Mestas v. Commissioner, Social Security Administration

Filing 21

ORDER Reversing Disability Decision and Remanding to Commissioner. Entered by Judge Robert E. Blackburn on 7/19/2021. (lrobe)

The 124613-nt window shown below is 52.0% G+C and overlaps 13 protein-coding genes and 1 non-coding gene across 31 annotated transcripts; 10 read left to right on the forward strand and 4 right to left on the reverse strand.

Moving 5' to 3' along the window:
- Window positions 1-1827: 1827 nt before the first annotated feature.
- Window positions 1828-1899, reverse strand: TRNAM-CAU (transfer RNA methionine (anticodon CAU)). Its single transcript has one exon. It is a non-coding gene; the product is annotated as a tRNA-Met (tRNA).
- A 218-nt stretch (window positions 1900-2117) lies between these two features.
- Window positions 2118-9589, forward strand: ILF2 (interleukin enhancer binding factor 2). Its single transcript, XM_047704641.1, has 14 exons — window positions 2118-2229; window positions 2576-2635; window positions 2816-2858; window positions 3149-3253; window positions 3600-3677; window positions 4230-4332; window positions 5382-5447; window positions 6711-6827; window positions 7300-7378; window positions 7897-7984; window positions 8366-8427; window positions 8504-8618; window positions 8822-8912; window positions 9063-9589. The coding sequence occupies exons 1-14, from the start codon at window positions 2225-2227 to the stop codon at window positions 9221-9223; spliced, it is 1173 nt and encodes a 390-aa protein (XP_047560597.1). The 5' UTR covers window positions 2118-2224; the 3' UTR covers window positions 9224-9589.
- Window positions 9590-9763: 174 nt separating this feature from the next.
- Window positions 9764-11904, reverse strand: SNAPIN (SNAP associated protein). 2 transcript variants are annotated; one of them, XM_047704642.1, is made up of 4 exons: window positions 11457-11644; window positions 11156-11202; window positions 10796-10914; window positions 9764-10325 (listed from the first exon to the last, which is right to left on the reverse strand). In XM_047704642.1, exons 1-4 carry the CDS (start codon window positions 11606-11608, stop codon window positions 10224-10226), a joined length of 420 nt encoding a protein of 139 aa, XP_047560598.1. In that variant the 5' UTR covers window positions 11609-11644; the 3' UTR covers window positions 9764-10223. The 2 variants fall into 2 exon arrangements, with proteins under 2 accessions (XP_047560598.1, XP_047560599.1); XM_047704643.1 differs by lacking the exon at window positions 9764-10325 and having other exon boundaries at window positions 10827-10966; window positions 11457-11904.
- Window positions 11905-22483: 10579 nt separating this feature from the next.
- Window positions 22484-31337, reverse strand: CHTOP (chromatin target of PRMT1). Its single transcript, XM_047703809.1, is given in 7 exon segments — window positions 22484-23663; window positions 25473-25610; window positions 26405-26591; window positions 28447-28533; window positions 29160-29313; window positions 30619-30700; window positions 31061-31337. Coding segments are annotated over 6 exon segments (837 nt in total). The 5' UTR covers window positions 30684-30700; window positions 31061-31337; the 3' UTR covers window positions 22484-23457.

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Case 1:20-cv-01865-REB Document 21 Filed 07/19/21 USDC Colorado Page 1 of 8 IN THE UNITED STATES DISTRICT COURT FOR THE DISTRICT OF COLORADO Judge Robert E. Blackburn Civil Action No. 20-cv-01865-REB MARGARET JENNIFER MESTAS, Plaintiff, v. KILOLO KIJAKAZI,1 Acting Commissioner of Social Security, Defendant. ORDER REVERSING DISABILITY DECISION AND REMANDING TO COMMISSIONER Blackburn, J. The matter before me is plaintiff’s Complaint [#1],2 filed June 24, 2020, seeking review of the Commissioner’s decision denying plaintiff’s claim for disability insurance benefits under Title II of the Social Security Act, 42 U.S.C. § 401, et seq. I have jurisdiction to review the Commissioner’s final decision under 42 U.S.C. § 405(g). The matter has been fully briefed, obviating the need for oral argument. I reverse and remand. 1 On July 9, 2021, President Joseph R. Biden appointed Kilolo Kijakazi as Acting Commissioner of Social Security. Pursuant to Rule 25(d) of the Federal Rules of Civil Procedure, Kilolo Kijakazi should be substituted for Andrew M. Saul, former Commissioner of Social Security, as the defendant in this suit. No further action need be taken to continue this suit by reason of the last sentence of section 205(g) of the Social Security Act, 42 U.S.C. § 405(g). 2 “[#1]” is an example of the convention I use to identify the docket number assigned to a specific paper by the court’s case management and electronic case filing system (CM/ECF). I use this convention throughout this order. Case 1:20-cv-01865-REB Document 21 Filed 07/19/21 USDC Colorado Page 2 of 8 I. FACTUAL AND PROCEDURAL BACKGROUND Plaintiff alleges she is disabled as a result of degenerative disc disease of the cervical and lumbar spine, degenerative joint disease of the knees, osteoarthritis of the hands, and obesity. After her application for disability insurance benefits was denied, plaintiff requested a hearing before an administrative law judge. This hearing was held on June 12, 2019. At the time of the hearing, plaintiff was 50 years old. She has a high school education and past relevant work experience as a cashier, janitor, and housekeeper. She has not engaged in substantial gainful activity since at least May 13, 2017, her alleged date of onset. The ALJ found plaintiff was not disabled and therefore not entitled to disability insurance benefits. Although the evidence established plaintiff suffered from severe impairments, the judge concluded the severity of those impairments did not meet or equal any impairment listed in the social security regulations. The ALJ found plaintiff had the residual functional capacity to perform a reduced range of light work with certain postural and manipulative limitations. Although this finding precluded plaintiff’s past relevant work, the judge determined there were other jobs existing in sufficient numbers in the national and local economies she could perform. He therefore found plaintiff not disabled at step five of the sequential evaluation. Plaintiff appealed this decision to the Appeals Council. The Council affirmed. Plaintiff then filed this action in federal court. II. STANDARD OF REVIEW A person is disabled within the meaning of the Social Security Act only if her physical and/or mental impairments preclude her from performing both her previous work and any other “substantial gainful work which exists in the national economy.” 42 2 Case 1:20-cv-01865-REB Document 21 Filed 07/19/21 USDC Colorado Page 3 of 8 U.S.C. § 423(d)(2). “When a claimant has one or more severe impairments the Social Security [Act] requires the [Commissioner] to consider the combined effects of the impairments in making a disability determination.” Campbell v. Bowen, 822 F.2d 1518, 1521 (10th Cir. 1987) (citing 42 U.S.C. § 423(d)(2)(C)). However, the mere existence of a severe impairment or combination of impairments does not require a finding that an individual is disabled within the meaning of the Social Security Act. To be disabling, the claimant’s condition must be so functionally limiting as to preclude any substantial gainful activity for at least twelve consecutive months. See Kelley v. Chater, 62 F.3d 335, 338 (10th Cir. 1995). The Commissioner has established a quinquepartite sequential evaluation process for determining whether a claimant is disabled: 1. The ALJ must first ascertain whether the claimant is engaged in substantial gainful activity. A claimant who is working is not disabled regardless of the medical findings. 2. The ALJ must then determine whether the claimed impairment is “severe.” A “severe impairment” must significantly limit the claimant’s physical or mental ability to do basic work activities. 3. The ALJ must then determine if the impairment meets or equals in severity certain impairments described in Appendix 1 of the regulations. 4. If the claimant’s impairment does not meet or equal a listed impairment, the ALJ must determine whether the claimant can perform his past work despite any limitations. 5. If the claimant does not have the residual functional capacity to perform his past work, the ALJ must decide whether the claimant can perform any other gainful and substantial work in the economy. This determination is made on the basis of the claimant’s age, education, work experience, and residual functional capacity. 3 Case 1:20-cv-01865-REB Document 21 Filed 07/19/21 USDC Colorado Page 4 of 8 20 C.F.R. § 404.1520(b)-(f). See also Williams v. Bowen 844 F.2d 748, 750-52 (10th Cir. 1988). The claimant has the initial burden of establishing a disability in the first four steps of this analysis. Bowen v. Yuckert, 482 U.S. 137, 146 n.5, 107 S.Ct. 2287, 2294 n.5, 96 L.Ed.2d 119 (1987). The burden then shifts to the Commissioner to show that the claimant is capable of performing work in the national economy. Id. A finding that the claimant is disabled or not disabled at any point in the five-step review is conclusive and terminates the analysis. Casias v. Secretary of Health & Human Services, 933 F.2d 799, 801 (10th Cir. 1991). Review of the Commissioner’s disability decision is limited to determining whether the ALJ applied the correct legal standard and whether the decision is supported by substantial evidence. Hamilton v. Secretary of Health and Human Services, 961 F.2d 1495, 1497-98 (10th Cir. 1992); Brown v. Sullivan, 912 F.2d 1194, 1196 (10th Cir. 1990). Substantial evidence is evidence a reasonable mind would accept as adequate to support a conclusion. Brown, 912 F.2d at 1196. It requires more than a scintilla but less than a preponderance of the evidence. Hedstrom v. Sullivan, 783 F.Supp. 553, 556 (D. Colo. 1992). “Evidence is not substantial if it is overwhelmed by other evidence in the record or constitutes mere conclusion.” Musgrave v. Sullivan, 966 F.2d 1371, 1374 (10th Cir. 1992). Further, “if the ALJ failed to apply the correct legal test, there is a ground for reversal apart from a lack of substantial evidence.” Thompson v. Sullivan, 987 F.2d 1482, 1487 (10th Cir. 1993). Although a reviewing court should meticulously examine the record, it may not reweigh the evidence or substitute its discretion for that of the Commissioner. Id. 4 Case 1:20-cv-01865-REB Document 21 Filed 07/19/21 USDC Colorado Page 5 of 8 III. LEGAL ANALYSIS In a single point of error, plaintiff alleges the ALJ committed legal error by failing to address the persuasiveness of her treating medical source’s opinions of her physical functional capacity. The Commissioner acknowledges the ALJ’s oversight, but claims the failure to discuss this medical opinion was harmless error. I cannot so find, and therefore must reverse. On October 13, 2017, Dr. Mandy Monford completed a physical assessment of plaintiff wherein she opined plaintiff’s symptoms related to chronic low back pain and diffuse arthritis would “constantly” interfere with the attention and concentration required to complete even simple work-related tasks. She suggested further that plaintiff could sit for no more than two hours total during an eight-hour work day; could not stand or walk at all; could never carry any amount of weight; could never use her hands or fingers to grasp, turn, or twist objects, or for fine manipulation; could use her arms to reach no more than ten percent of the day; would need to take unscheduled breaks every 20 minutes during the work day; and would be absent from work due to her impairments more than four times a month. (Tr. 295-296.) If accepted, this opinion clearly would preclude all competitive employment. In particular, absences of four or more times a month would preclude competitive employment, as the vocational expert testified at the hearing, and a limitation to no more than occasional handling and fingering would preclude light work. (Tr. 62-63.) In concluding plaintiff had the residual functional capacity for unskilled light work that required, inter alia, frequent handling and feeling, the ALJ completely ignored this opinion. (Tr. 15.) See 20 C.F.R. § 404.1567(b) (light work requires ability to lift up to 20 5 Case 1:20-cv-01865-REB Document 21 Filed 07/19/21 USDC Colorado Page 6 of 8 pounds at a time and lift and carry up to 10 pounds frequently); Social Security Ruling 83-14, 1983 WL 31254 at *4 (SSA 1983) (“[M]ost light jobs – particularly those at the unskilled level of complexity – require a person to be standing or walking most of the workday.” ). See also Social Security Ruling 83-10, 1983 WL 31251 at *5-*6 (SSA 1983) (“frequently” means “occurring from one-third to two-thirds of the time”). Indeed, as the Commissioner concedes, he apparently overlooked this aspect of Dr. Monford’s opinion entirely.3 Dr. Monford’s opinion constitutes a “medical opinion” within the meaning of the Commissioner’s regulations. 20 C.F.R. § 404.1513(a)(2) (“A medical opinion is a statement from a medical source about what you can still do despite your impairment(s) and whether you have one or more impairment-related limitations or restrictions” in the ability to perform the various demands of work). The ALJ is required to articulate in his findings “how persuasive [he] find[s] all of the medical opinions” of record. 20 C.F.R. § 404.1520c(b). See also Clifton v. Chater, 79 F.3d 1007, 1009 (10th Cir. 1996) (ALJ must “discuss the uncontroverted evidence he chooses not to rely upon, as well as significantly probative evidence he rejects”). The ALJ’s failure to do so here thus constitutes error. Nevertheless, the Commissioner asserts this error was harmless because Dr. Monford’s opinion predated plaintiff’s recovery from an acute knee injury and substantial evidence in the record allegedly otherwise supports the ALJ’s residual functional capacity determination. I cannot agree. The failure to discuss a medical opinion 3 The ALJ did address Dr. Monford’s contemporaneous mental residual functional capacity report. (Tr. 14; see Tr. 292-294.) 6 Case 1:20-cv-01865-REB Document 21 Filed 07/19/21 USDC Colorado Page 7 of 8 constitutes harmless error only “if there is no inconsistency between the opinion and the ALJ's assessment of residual functional capacity,” since “[i]n that case, the claimant is not prejudiced because [discussing] [the opinion] would not have helped her.” Mays v. Colvin, 739 F.3d 569, 579 (10th Cir. 2014) (citation and internal quotation marks omitted; alteration in original). See also Miller v. Saul, 2020 WL 7022355 at *11 (D. Colo. Nov. 30, 2020); Schoonmaker v. Berryhill, 2017 WL 4422597 at *3-4 (W.D. Okla. Oct. 5, 2017). Such is plainly not the case here. Dr. Monford’s opinion plainly would preclude all work at any exertional level. I thus cannot find this error harmless. Moreover, the Commissioner’s attempt to back-fill the ALJ’s decision by reference to her alleged recovery from an acute knee injury still fails to address the manipulative limitations Dr. Monford endorsed, which at best could reduce plaintiff’s residual functional capacity below the light level, or Dr. Monford’s opinions as to the effect of plaintiff’s symptoms on her ability to stay or task and maintain required attendance, which would preclude competitive employment entirely. (See Tr. 62-63.)4 Accordingly, this matter must be remanded to allow the ALJ to consider and address the persuasiveness of Dr. Monford’s opinion. See 20 C.F.R. § 404.1520c(b)(2). 4 At the hearing, the vocational expert testified that a person limited to only occasional fingering and handling and who needed an assistive device for walking and standing would be incapable of light work. (Tr. 63.) Although plaintiff testified she used a cane “a handful of times a month” to walk and balance (see Tr. 58-59), the ALJ found she “has not been regularly observed to use an assistive device to aid in ambulation” (Tr. 16), by which I assume he meant that no medical source had noted her using any such device. To the extent the ALJ meant by this finding to infer that plaintiff’s testimony not credible, he should more clearly so state. Moreover, and even if this opinion is supportable, because the hypothetical propounded to the vocational expert was compound, it is not clear to what extent manipulative limitations alone would affect his opinion. This matter likewise can be further clarified on remand. 7 Case 1:20-cv-01865-REB Document 21 Filed 07/19/21 USDC Colorado Page 8 of 8 IV. ORDERS THEREFORE IT IS ORDERED as follows: 1. That the conclusion of the Commissioner through the Administrative Law Judge that plaintiff was not disabled is reversed; 2. That this case is remanded to the ALJ, who is directed to a. Evaluate the persuasiveness of Dr. Monford’s October 13, 2017, physical assessment in light of the various factors which bear on that determination; b. Further develop the record as he deems necessary, including, but not limited to, recontacting Dr. Monford for clarification or an updated opinion and/or obtaining further vocational expert testimony; c. Reconsider his determinations at steps four and five of the sequential evaluation in light of this evidence; and d. Reassess the disability determination; and 3. That plaintiff is awarded her costs, to be taxed by the clerk in the time and manner required under Fed. R. Civ. P. 54(d)(1) and D.C.COLO.LCivR 54.1 and 28 U.S.C. § 2412(a)(1). Dated July 19, 2021, at Denver, Colorado. BY THE COURT: 8